Not perhaps a man to buy a used car from, Günter Netzer's dazzling skills helped West Germany shred all-comers at EURO 1972 and he was charismatic off the pitch too.
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West Germany reached their absolute peak during the 1972 UEFA European Championship. Star striker Gerd Müller lit the way while playmaker Günter Netzer simply oozed class. Starting in the absence of the injured Wolfgang Overath, he helped the Nationalmannschaft to their first-ever win at Wembley in the quarter-finals, then played his part as they beat finals hosts Belgium and the Soviet Union to lift the trophy.
Opponents could not handle the creativity and verve of Netzer – then 27 – and Franz Beckenbauer, who took turns in driving the ball forward. "We didn't get these instructions from the coach," the charismatic Netzer said later. "We just did that ourselves on the pitch and it worked."
Two touches for eternity
Twice a Bundesliga champion at home-town club Mönchengladbach, the creative midfielder outraged Foals fans by negotiating a move to Real Madrid in early 1973. In the final weeks of the season, coach Hennes Weisweiler confined his captain to the bench – even for the German Cup final against Köln, which was to be Netzer's last match for Gladbach.
When, at half-time, Weisweiler told Netzer he would be bringing him on, the schemer refused, laying the ground for one of the great fairy-tale endings in German football. In added time, Borussia's Christian Kulik sustained an injury and signalled that he had to be taken off. Netzer removed his tracksuit top, walked past his coach and mumbled: "I am going to play now." Two touches later, he fired the ball into the top-left corner and Gladbach were cup winners.
In terms of public profile, Netzer was the David Beckham or Cristiano Ronaldo of his age. His natural flamboyance and rebellious behavior nettled some, but the media could not get enough of the blond Netzer, who made no attempt to hide his love for fast cars and beautiful women. If he spoke his mind too much for some, his skills on the field spoke even louder.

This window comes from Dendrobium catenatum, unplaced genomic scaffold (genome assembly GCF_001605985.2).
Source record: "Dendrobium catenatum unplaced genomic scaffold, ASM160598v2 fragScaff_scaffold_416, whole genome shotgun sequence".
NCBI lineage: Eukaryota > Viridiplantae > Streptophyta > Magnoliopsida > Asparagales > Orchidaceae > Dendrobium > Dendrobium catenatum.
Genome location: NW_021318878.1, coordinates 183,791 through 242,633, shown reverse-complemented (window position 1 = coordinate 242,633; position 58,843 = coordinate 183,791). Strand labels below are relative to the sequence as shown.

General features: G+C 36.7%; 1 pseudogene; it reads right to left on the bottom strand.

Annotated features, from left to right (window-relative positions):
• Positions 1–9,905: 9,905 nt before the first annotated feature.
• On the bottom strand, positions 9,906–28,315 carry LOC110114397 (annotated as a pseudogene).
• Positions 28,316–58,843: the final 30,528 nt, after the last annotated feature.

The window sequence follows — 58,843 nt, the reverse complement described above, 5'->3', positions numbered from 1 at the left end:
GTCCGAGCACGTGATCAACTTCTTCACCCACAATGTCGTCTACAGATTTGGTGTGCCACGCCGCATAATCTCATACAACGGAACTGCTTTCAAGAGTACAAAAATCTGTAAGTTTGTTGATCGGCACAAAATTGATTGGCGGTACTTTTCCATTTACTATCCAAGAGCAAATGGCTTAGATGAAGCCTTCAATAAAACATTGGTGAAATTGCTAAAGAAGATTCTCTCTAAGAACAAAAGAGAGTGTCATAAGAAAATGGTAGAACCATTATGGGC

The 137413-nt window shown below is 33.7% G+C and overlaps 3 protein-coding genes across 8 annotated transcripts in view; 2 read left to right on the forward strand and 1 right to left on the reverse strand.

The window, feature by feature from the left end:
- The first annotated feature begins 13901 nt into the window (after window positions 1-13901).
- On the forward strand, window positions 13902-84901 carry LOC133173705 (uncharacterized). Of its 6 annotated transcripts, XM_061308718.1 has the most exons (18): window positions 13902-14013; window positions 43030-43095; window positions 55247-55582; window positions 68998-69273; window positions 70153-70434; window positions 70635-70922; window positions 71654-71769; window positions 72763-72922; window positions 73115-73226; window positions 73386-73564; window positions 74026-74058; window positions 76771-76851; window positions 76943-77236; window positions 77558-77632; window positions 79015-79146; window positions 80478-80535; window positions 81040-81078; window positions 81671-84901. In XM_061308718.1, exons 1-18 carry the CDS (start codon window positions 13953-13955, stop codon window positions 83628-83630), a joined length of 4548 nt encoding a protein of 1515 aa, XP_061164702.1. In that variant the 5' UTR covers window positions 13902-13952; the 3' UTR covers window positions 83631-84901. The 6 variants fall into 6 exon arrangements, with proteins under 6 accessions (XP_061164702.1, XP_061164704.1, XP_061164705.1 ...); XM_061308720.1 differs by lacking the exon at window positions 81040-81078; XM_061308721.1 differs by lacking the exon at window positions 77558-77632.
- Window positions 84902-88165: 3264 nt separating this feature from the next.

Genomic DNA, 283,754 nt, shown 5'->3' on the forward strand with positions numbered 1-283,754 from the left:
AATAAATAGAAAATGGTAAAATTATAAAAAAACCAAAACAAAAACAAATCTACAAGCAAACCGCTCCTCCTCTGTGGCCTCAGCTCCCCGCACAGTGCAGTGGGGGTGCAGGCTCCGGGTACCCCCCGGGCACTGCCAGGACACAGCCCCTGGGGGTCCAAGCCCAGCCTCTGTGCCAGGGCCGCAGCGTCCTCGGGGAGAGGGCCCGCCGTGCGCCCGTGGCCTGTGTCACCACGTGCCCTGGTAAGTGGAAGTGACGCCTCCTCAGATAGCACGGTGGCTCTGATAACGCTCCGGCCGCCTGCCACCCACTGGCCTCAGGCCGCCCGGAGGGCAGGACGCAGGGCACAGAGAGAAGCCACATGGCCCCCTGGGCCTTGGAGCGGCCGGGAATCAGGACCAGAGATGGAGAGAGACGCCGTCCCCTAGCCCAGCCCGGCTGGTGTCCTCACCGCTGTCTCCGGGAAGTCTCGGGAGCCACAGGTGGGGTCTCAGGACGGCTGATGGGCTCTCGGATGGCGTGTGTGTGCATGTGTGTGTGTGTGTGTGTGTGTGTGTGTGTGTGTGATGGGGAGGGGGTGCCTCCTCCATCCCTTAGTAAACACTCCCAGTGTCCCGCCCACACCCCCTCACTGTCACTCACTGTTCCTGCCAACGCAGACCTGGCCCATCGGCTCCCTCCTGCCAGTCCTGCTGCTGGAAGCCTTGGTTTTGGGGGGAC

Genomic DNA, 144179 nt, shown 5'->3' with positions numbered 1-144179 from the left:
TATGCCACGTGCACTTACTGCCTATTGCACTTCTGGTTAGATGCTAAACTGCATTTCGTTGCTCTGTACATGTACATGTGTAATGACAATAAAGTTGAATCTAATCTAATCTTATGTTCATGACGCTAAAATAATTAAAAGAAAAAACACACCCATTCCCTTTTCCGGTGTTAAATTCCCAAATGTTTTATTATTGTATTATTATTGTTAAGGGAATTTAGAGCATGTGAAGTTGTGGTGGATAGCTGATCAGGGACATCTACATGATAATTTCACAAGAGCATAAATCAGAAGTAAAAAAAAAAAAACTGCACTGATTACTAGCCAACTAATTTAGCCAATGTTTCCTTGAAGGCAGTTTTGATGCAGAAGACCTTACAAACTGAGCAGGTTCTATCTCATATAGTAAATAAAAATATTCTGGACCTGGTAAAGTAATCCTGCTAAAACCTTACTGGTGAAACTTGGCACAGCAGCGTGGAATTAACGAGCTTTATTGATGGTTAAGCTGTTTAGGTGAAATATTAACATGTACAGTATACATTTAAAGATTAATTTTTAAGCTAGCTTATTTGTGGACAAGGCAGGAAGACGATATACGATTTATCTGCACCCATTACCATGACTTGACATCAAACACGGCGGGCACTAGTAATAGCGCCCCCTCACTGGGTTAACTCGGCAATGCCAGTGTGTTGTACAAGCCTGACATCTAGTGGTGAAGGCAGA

Wheeling and dealing
The kind of temperamental genius who was happy to let others do the slog work on the pitch, Netzer was exceptionally industrious outside of football. During his time at Gladbach he published the match programmes; later he worked as general manager at Hamburg as well as running a night club, an advertising agency and a business dealing with television media rights.
An expert salesman, he sold one of his used Jaguar E-Types to international team-mate Beckenbauer, who – according to legend – rang him the next day to complain that the roof leaked and the brakes did not work. "Franz, what do you expect? It's a British car," Netzer reportedly replied.
German fans were to witness a different side of Netzer's brilliance when he linked up with presenter Gerhard Delling in an award-winning commentary team for big Germany games; even if the match was forgettable, the volatile 'Netzdelle' duo were guaranteed to produce some entertaining chat, needling each other relentlessly though they remained good friends – Netzer was best man at Delling's wedding. The following famous on-screen retorts to Delling give a flavour of their relationship:
"That's a very wise question you ask. I am surprised"
"I am the football aesthete and you are the man for the coarse stuff."
"Wayne Rooney is unpredictable but Fabio Capello can't do without him. He's like you. You are wayward as well but unfortunately you cannot be substituted."
"I have been working in a poisonous atmosphere with this man for 13 years. I am a hero."Download the EURO app